A neighborhood alcohol control project in Sacramento that reduced cases of child abuse and neglect soon after implementation still had a positive impact seven years later, a new study found.
Results showed that, in one of the neighborhoods where the program was put into place, total entries into foster care were reduced by 11.8% and alcohol-related foster care entries were reduced by 11.2% a full seven years after implementation.
These new results were not as strong as those found right after the project was implemented, and there are other caveats to the success of the program. But the results are still very encouraging, said .
In this study, the researchers examined the effect of the Sacramento Neighborhood Alcohol Prevention Project (SNAPP), an intervention implemented from 1999-2003 aimed at reducing alcohol-related problems in two neighborhoods in the city. The project wasn’t designed specifically to reduce child abuse and neglect, but the researchers believed it would have that positive effect, based on previous studies.
For example, one study led by Freisthler showed that the number of stores selling alcohol in a neighborhood is linked to cases of child abuse and neglect in the same area. Another study found that a 1% increase in the volume of alcohol consumption per capita in Sacramento was related to 3.2% more alcohol-related foster care entries.
The two low-income, racially diverse neighborhoods in the study – dubbed the North area and South area – were selected because they had high rates of crime and alcohol-related problems.
SNAPP was a community-based intervention focused on reducing alcohol supply, namely to underage youth and already intoxicated people. The project included mobilization of local leaders, community awareness activities for neighborhood residents, responsible beverage service training for managers and staff at alcohol outlets, and increased enforcement of alcohol-related laws.
An earlier study showed that, shortly after SNAPP was implemented, alcohol-related foster care entries were reduced by 24% in the North area, but actually increased in the South area.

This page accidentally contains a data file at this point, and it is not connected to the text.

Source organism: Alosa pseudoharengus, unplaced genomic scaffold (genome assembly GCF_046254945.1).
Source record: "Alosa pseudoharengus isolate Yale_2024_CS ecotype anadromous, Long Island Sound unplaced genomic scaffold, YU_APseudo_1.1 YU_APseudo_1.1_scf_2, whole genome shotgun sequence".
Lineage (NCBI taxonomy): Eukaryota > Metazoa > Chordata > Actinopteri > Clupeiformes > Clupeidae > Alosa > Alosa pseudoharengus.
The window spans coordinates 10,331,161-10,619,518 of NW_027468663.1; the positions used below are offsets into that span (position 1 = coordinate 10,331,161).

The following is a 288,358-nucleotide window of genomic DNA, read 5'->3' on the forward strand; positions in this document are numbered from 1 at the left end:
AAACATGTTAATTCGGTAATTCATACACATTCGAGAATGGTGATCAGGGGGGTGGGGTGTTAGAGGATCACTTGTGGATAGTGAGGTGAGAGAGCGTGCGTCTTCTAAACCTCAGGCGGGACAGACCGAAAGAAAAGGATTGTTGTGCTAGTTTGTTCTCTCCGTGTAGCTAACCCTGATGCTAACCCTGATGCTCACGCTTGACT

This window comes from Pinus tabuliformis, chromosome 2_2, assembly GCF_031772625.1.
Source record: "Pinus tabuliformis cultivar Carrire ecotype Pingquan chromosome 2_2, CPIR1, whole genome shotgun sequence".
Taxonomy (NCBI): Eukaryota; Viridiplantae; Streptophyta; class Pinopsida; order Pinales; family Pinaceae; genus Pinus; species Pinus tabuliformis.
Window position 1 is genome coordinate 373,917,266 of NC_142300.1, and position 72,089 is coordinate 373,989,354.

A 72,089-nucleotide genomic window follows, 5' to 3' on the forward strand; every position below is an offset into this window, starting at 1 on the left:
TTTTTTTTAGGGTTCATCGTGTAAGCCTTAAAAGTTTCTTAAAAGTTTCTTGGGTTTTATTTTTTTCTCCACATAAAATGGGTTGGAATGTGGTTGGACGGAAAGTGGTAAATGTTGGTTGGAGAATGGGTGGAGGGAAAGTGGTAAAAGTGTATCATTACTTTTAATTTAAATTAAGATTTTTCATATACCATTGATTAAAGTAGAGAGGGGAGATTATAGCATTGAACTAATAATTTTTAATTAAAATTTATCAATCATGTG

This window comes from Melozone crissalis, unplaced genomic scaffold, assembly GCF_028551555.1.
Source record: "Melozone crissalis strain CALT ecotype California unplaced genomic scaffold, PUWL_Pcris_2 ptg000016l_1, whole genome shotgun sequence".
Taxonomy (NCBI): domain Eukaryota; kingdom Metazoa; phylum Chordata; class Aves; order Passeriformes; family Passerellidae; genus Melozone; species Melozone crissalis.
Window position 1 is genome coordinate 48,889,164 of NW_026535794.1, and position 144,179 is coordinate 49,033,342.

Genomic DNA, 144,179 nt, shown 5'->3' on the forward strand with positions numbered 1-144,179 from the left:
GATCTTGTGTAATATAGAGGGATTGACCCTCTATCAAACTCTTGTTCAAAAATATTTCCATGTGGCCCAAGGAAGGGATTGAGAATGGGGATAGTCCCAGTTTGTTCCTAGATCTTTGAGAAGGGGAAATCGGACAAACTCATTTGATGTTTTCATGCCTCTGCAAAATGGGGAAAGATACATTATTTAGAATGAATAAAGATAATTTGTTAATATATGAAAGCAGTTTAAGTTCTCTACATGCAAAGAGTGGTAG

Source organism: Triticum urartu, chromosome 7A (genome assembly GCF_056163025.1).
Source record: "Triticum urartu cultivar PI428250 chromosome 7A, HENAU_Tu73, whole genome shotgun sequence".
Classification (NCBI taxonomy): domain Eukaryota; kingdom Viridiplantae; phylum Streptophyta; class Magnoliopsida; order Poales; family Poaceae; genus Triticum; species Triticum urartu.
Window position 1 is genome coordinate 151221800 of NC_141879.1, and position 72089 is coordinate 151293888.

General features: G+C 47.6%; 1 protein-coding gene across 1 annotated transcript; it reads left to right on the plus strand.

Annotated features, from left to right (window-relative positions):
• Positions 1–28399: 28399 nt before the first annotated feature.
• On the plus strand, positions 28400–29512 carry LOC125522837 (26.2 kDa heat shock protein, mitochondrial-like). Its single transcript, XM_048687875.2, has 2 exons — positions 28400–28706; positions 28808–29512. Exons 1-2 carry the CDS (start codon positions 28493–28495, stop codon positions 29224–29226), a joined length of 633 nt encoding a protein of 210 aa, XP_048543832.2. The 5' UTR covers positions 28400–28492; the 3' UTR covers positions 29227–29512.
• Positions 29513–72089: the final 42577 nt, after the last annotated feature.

There may be several reasons for that finding in the South area, Freisthler said. One is that there was a cluster of serious child abuse and neglect cases in the South area during the intervention period, so case workers may have been more likely to place children into foster care when a parent was misusing alcohol during this time period.
In addition, the study implementation for the South area (but not the North) began right before the Sept. 11, 2001, terrorist attacks. Research has shown that alcohol use across the country rose right after the attacks, which may have led to more child abuse cases.
But in this new study, there was no longer any increase in foster care entries in the South area after seven years.
“The increases in child abuse and neglect that we saw in the South area are gone seven years later, but the decreases in the North area are continuing. That’s great news,” Freisthler said.
The researchers don’t know how many parts of SNAPP were still being implemented seven years later. It is possible that some parts were dropped, and others were no longer a priority, Freisthler said.
So the fact that this intervention program was still having a significant positive impact should encourage similar efforts, according to the researchers.
Freisthler noted that most interventions to stop alcohol misuse and its effects on child abuse happen at the individual and family level.
The power of SNAPP is that it is a community-level intervention that is designed to change the neighborhood environment, reducing the easy access to alcohol throughout the entire community.
“Changing the environment surrounding alcohol is more effective and less costly than working just with individuals and families,” Freisthler said.
“This study provides evidence that effects of environmental prevention efforts can be maintained for a significant period of time after they are implemented.”
And an environmental intervention like SNAPP has a lot of positive effects on the neighborhood.
“It reduces traffic crashes, it reduces assaults, it reduces child abuse and neglect,” Freisthler said. “One project like this does a lot to improve public health.”
Freisthler conducted the study with Jennifer Price Wolf, associate professor of social work at San Jose State University.
The research was supported by a grant from the National Institute on Alcohol Abuse and Alcoholism.